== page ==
On Friday, California Governor Gavin Newson said most schools in the state will not be reopening for in-person education when classes begin in the next few months.
Under Gov. Newsom’s new guidance, both private and public schools California counties’ coronavirus monitoring list must remain closed. More than 80% of the state’s population or thirty-three of California’s 58 counties are on the watch list.
Once a county has been off the list for 2 weeks or 14 consecutive days, schools may reopen. However, there is one exception. Local health officers can allow elementary schools to reopen for in-person instruction if the district superintendent requests a waiver.
Last Monday, Newsom asked these counties to close indoor activities such as fitness or gym centers, places of worship, offices for non-critical sectors, personal care services, hair salons, and barbershops, and indoor malls.
For schools, they need to meet strict criteria in order to reopen, including social distancing measures and the use of face masks, Newsom said. He also recommended regular coronavirus testing and “rigorous distance learning,” which includes daily live interaction with teachers and other students.
Under this new guidance, students and school staff from third grade and above will be required to wear face masks in classrooms. Kindergarten students through second grade will be encouraged to wear them but it won’t be mandatory.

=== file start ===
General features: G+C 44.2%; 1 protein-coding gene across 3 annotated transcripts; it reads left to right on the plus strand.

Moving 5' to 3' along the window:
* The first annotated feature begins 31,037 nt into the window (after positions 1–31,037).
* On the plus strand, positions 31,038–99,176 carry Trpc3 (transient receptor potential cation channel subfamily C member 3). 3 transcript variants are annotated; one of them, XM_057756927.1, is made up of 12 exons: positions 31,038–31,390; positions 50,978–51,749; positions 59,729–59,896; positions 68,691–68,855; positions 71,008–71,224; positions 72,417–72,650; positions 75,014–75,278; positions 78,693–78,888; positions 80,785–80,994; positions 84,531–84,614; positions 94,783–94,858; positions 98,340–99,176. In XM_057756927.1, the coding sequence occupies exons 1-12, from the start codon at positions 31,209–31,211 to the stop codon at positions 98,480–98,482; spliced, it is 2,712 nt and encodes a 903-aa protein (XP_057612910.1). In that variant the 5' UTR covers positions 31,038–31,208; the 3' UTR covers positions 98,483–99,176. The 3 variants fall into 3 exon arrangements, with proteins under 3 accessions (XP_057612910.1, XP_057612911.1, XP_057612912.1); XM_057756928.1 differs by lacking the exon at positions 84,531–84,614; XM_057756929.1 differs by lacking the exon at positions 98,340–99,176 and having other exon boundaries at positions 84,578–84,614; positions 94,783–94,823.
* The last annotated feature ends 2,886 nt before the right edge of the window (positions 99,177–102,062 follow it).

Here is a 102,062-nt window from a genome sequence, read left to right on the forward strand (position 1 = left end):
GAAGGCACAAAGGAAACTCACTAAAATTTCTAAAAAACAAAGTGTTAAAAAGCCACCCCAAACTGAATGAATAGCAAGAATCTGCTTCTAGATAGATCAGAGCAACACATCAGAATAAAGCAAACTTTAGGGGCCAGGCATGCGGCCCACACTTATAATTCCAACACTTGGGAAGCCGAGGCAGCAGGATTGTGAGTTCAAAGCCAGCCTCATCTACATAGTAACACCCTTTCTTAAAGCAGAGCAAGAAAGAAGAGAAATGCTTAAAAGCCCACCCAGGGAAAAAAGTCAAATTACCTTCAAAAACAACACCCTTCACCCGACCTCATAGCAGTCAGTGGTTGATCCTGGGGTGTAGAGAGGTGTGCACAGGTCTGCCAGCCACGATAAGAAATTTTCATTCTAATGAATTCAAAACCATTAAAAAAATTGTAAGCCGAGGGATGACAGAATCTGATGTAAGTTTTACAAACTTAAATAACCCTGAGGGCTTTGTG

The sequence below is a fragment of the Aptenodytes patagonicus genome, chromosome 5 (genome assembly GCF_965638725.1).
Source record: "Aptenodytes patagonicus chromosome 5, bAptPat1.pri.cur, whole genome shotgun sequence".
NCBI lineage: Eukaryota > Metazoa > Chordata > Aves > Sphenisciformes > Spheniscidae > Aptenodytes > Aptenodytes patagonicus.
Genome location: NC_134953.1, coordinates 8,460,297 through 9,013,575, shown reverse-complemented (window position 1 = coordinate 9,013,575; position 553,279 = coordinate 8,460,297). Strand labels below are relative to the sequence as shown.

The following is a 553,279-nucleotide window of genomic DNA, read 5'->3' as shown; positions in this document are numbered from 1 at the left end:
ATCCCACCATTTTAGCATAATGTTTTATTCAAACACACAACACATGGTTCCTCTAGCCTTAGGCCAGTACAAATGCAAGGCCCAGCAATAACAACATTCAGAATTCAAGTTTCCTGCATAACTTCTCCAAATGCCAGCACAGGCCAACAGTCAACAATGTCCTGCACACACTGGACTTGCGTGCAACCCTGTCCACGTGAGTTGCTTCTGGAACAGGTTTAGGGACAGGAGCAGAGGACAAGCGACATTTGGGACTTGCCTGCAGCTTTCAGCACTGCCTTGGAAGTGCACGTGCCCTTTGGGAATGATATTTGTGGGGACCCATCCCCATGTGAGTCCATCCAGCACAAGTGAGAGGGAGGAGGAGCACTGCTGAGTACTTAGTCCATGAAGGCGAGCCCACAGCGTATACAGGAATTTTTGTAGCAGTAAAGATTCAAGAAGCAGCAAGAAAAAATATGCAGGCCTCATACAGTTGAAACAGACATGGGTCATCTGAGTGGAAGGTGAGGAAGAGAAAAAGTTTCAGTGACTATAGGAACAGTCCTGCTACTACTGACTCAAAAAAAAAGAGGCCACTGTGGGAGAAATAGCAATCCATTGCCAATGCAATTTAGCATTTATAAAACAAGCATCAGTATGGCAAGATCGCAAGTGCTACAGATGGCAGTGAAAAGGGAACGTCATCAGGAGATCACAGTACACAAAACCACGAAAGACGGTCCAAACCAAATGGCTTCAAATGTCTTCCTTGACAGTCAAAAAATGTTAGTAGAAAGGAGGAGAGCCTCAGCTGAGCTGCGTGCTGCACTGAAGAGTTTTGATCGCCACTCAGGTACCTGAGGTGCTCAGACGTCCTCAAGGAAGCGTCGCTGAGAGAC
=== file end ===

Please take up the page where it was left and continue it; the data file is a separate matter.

Governor Newsom also warned that schools may be shut down again if more than 5% of the school is positive.
A district will need to close if 25% of their schools are closed within a 14-day period.He emphasized that “learning is non-negotiable” and that “schools must provide meaningful instruction during the pandemic whether they are physically open or not.
Newsom announced that California has invested $5.3 billion in additional funding with priority on equity. This will be used for additional purchases for PPE and is money available to address the digital divide.
His decision comes after the US Centers for Disease Control and Prevention delayed the release of reference documents on safely reopening schools, which was expected by the end of the week. President Donald Trump has repeatedly called for schools to reopen, even as the coronavirus pandemic surges across parts of the country, including California.